Different automatic and laser levels have differing degrees of accuracy. The bubble-set kit is usually taken as accurate to with 10 minutes (one-sixth of a degree; there are 60 minutes to one degree) and should be accurate enough for most site groundworks, landscaping and paving jobs.

There are more accurate levels available for exacting work where precision is vital, but, of course, they cost a lot more.

centering using a bubble
Centering the level-bubble on an automatic level


Laser Levels

Laser levels work by generating a laser beam inside a protective housing, up to a spinning floating mirror which sends out the laser light over a reasonable distance (100-300m or so) as a truly horizontal beam.
laser level parts
Key features of a laser level
laser level working
The laser beam is all-but invisible to the human eye, although special glasses can be work to make it more visible. However, this is of no consequence because rather than relying on sight, a leaser level uses a special detector which is attached to a standard graduated staff.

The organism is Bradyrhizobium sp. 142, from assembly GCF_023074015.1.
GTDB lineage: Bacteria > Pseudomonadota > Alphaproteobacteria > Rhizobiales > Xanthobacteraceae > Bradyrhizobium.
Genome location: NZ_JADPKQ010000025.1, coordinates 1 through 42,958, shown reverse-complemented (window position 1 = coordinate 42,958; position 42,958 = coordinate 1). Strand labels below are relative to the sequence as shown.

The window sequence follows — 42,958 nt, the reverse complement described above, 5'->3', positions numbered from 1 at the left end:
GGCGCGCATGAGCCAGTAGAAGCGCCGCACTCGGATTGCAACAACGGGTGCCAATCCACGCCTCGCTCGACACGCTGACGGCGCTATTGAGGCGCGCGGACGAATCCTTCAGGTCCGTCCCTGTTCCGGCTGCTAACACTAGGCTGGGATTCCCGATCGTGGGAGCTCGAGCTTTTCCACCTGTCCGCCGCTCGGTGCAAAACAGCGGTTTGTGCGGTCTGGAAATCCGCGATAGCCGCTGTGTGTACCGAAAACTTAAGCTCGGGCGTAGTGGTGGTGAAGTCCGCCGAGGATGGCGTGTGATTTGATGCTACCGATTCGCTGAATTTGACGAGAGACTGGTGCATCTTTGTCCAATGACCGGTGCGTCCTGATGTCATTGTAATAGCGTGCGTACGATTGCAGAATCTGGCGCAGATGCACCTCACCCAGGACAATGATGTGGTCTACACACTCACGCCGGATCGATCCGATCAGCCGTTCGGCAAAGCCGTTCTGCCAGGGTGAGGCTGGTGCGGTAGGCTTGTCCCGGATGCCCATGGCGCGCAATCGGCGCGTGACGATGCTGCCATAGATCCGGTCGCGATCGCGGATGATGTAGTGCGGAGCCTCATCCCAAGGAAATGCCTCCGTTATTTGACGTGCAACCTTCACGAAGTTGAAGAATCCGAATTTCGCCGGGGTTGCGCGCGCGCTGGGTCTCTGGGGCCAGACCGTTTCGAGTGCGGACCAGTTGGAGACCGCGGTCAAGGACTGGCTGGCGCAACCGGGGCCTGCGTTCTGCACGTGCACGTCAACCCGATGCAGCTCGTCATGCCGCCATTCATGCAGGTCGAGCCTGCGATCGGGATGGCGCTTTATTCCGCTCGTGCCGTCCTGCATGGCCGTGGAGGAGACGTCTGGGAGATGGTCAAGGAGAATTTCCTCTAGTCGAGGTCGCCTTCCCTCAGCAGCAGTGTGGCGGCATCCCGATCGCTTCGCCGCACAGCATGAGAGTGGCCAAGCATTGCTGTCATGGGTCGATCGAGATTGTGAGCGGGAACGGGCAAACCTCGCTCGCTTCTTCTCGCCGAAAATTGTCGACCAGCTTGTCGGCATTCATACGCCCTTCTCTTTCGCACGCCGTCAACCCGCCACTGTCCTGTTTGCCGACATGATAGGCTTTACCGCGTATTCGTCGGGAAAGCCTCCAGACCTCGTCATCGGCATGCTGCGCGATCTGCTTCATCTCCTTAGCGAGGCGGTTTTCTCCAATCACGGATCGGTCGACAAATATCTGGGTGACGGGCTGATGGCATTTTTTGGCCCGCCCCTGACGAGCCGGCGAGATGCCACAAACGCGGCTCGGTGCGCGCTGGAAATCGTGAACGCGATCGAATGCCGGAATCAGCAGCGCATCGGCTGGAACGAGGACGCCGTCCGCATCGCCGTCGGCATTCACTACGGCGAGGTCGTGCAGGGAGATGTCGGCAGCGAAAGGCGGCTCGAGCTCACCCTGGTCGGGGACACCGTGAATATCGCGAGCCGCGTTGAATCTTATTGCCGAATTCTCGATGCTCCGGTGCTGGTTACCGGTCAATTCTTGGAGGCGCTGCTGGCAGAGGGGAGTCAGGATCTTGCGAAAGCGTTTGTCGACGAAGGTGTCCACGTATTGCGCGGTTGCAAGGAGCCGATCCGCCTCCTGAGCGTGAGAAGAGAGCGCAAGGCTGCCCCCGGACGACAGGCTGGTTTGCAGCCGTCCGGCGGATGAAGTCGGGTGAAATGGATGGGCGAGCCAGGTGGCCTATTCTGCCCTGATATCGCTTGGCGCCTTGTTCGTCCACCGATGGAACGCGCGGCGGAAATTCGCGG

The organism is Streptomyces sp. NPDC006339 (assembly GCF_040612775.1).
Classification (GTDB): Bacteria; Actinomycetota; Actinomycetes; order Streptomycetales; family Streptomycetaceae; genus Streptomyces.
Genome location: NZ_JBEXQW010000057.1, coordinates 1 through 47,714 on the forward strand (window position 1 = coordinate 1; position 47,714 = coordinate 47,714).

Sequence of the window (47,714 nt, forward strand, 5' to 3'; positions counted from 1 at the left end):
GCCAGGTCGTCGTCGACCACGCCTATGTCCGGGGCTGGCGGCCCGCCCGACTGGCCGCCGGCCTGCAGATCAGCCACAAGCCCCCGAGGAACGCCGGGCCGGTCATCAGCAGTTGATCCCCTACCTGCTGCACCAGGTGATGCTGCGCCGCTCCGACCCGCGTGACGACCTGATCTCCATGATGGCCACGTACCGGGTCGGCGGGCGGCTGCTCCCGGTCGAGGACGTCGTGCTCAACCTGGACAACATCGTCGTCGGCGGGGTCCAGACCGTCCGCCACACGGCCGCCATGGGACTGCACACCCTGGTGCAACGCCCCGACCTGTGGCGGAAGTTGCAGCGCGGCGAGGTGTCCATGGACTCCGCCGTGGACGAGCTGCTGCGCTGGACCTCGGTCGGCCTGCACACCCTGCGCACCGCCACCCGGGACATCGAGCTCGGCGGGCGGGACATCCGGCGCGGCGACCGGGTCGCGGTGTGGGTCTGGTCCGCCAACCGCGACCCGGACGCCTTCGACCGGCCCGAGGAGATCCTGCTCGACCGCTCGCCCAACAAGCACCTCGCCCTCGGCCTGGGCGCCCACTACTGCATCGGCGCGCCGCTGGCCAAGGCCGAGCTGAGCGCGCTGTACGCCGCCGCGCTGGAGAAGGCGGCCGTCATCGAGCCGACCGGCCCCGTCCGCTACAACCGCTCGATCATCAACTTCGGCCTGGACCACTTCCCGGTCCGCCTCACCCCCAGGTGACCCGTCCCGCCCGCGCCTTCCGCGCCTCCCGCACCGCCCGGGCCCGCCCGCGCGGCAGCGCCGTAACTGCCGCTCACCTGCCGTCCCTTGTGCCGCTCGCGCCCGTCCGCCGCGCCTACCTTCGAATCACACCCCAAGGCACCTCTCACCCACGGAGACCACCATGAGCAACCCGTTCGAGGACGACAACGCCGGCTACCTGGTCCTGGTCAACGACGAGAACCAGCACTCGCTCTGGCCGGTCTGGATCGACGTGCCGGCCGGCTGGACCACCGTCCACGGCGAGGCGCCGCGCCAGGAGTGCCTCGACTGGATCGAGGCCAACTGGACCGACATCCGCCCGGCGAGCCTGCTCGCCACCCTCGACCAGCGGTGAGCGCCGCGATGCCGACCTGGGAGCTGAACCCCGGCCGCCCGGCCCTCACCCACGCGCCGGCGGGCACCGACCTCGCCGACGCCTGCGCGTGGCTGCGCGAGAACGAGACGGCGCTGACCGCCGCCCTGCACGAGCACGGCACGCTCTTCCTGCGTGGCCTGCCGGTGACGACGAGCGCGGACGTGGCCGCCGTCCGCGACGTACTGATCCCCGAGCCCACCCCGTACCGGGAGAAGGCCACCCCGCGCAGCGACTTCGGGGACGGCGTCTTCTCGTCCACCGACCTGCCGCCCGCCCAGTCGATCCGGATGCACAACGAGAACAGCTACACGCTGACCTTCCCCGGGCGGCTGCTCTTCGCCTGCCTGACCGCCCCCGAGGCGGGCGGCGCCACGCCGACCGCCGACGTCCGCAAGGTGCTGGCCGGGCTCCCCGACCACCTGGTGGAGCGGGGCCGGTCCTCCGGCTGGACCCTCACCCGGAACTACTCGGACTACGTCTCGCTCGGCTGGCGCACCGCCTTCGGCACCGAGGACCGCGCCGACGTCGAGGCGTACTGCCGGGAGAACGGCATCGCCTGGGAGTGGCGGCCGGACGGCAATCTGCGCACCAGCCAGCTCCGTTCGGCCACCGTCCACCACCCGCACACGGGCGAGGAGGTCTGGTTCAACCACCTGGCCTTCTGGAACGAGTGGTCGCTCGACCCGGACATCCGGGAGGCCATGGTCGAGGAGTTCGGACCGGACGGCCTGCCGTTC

The detector is moved up and down the staff until the audible signal indicates it is at the precise height of the laser beam. Most detectors emit a series of beeps that get faster and faster as the detector is approaches the height of the laser beam. The sound changes to a continuous beep when at the exact level to detect the laser.

setting up a laser level
Setting up a laser level
laser receiver
Laser Receiver attached to graduated staff


Setting-up a Station

The level unit is set-up in a position which gives a clear view of all points to be levelled, or as many as is feasible under site conditions.

Each position where the level is set-up is referred to as a 'station', and stations may be marked for future reference by means of a timber peg, steel pin, brass tag or paint mark as befits the conditions.